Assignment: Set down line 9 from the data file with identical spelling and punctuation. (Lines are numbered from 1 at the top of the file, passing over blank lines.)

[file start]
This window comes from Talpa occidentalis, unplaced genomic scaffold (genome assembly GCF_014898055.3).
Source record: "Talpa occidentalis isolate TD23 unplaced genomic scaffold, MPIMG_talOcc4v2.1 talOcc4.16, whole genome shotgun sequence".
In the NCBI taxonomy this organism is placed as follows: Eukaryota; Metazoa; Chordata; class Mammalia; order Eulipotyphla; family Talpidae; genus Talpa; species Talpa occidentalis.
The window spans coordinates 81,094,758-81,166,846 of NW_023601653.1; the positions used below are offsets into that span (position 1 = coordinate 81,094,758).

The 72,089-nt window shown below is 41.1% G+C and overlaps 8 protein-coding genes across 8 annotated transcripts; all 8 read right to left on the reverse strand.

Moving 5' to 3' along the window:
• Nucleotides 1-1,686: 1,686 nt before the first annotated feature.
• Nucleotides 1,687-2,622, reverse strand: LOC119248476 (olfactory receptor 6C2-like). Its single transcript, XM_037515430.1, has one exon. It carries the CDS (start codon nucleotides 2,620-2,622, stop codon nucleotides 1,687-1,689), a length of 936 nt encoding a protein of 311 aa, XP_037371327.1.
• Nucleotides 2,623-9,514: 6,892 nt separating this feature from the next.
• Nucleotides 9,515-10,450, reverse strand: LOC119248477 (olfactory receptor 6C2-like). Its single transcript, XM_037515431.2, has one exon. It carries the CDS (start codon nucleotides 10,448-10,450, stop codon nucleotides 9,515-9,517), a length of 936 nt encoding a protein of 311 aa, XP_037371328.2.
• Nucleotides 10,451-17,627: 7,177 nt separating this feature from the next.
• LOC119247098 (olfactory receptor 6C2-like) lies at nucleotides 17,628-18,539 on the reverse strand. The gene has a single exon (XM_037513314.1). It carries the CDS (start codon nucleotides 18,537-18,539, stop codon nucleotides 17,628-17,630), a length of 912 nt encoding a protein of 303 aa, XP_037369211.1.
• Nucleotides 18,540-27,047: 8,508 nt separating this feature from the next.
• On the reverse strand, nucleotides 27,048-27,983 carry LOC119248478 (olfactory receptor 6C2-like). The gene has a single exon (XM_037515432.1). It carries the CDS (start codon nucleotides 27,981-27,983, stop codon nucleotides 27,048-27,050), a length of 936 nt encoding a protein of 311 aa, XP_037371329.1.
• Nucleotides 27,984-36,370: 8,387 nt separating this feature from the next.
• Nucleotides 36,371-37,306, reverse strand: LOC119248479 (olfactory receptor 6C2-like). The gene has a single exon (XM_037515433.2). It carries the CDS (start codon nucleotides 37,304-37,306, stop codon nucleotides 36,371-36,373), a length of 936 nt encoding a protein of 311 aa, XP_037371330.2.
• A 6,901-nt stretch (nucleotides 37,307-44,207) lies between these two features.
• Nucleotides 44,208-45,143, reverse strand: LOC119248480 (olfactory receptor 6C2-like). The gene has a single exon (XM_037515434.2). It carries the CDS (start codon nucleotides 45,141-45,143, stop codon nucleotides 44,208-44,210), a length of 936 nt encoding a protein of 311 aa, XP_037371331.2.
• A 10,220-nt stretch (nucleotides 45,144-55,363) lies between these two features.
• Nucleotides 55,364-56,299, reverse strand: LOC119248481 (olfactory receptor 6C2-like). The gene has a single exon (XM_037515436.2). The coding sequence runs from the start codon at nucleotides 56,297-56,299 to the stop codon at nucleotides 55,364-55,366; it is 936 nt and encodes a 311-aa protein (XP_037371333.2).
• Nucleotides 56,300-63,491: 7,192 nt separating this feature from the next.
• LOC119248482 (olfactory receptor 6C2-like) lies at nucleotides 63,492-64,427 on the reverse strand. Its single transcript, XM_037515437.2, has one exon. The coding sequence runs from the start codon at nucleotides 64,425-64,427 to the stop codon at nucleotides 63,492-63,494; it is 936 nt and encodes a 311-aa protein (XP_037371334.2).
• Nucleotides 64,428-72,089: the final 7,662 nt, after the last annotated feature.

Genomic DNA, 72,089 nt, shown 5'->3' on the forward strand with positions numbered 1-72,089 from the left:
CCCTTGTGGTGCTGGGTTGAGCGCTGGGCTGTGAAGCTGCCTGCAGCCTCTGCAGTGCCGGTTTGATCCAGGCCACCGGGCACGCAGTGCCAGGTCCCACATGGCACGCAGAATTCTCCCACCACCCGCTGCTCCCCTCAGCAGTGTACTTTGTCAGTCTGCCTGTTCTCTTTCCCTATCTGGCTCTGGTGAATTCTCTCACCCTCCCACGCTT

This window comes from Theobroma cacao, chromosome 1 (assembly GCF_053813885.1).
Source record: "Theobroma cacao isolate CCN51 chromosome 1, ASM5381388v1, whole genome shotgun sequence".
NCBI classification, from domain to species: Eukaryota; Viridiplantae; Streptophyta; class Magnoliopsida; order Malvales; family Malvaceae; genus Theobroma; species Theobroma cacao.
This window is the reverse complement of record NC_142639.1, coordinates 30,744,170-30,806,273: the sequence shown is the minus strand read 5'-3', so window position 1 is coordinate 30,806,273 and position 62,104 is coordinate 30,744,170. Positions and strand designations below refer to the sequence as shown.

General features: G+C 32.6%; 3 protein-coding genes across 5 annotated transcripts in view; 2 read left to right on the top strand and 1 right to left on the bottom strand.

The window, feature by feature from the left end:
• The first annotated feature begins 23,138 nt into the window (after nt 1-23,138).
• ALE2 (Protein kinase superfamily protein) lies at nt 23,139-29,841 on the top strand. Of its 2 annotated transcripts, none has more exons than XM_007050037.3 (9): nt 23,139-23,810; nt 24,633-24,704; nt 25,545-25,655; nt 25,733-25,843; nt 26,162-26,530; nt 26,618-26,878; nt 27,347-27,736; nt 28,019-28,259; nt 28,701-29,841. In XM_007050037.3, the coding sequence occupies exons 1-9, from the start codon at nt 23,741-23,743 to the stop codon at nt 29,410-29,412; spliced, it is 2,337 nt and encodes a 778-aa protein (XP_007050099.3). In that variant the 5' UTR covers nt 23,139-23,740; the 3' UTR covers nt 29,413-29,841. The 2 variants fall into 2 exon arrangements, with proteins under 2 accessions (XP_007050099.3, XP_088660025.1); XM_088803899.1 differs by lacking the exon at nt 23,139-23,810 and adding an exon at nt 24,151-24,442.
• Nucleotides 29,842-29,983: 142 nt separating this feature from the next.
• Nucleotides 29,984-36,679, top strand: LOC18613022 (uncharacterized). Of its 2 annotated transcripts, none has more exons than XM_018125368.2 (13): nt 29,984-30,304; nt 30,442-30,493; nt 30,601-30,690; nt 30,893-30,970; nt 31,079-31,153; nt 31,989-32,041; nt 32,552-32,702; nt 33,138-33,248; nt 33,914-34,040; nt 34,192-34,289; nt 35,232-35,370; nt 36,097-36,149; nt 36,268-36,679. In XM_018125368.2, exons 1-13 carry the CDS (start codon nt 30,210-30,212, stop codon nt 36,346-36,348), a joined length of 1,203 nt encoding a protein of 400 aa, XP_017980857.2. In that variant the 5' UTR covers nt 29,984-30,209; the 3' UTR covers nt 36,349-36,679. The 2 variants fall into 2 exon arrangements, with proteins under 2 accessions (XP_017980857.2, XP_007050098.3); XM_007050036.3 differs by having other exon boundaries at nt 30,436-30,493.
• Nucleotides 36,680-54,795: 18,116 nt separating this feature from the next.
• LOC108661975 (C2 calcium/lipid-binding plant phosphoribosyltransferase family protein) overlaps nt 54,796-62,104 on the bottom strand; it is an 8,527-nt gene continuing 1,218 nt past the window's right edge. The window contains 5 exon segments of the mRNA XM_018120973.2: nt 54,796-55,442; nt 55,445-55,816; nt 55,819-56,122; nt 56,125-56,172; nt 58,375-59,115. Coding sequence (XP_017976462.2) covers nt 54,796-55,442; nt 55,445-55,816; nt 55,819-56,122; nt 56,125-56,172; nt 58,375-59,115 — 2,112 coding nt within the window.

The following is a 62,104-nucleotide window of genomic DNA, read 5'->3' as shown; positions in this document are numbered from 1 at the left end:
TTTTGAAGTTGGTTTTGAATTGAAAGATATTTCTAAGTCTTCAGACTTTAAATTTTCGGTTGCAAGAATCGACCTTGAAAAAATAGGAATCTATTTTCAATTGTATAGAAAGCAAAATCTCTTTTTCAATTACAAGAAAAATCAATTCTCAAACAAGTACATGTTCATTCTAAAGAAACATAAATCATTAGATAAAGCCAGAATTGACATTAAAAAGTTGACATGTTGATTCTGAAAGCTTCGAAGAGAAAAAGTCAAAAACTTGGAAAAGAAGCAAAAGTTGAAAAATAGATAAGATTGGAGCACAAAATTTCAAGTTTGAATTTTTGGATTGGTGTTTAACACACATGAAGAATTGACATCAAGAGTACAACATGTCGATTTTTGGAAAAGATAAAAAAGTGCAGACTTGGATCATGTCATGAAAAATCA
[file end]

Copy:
• Nucleotides 2,623-9,514: 6,892 nt separating this feature from the next.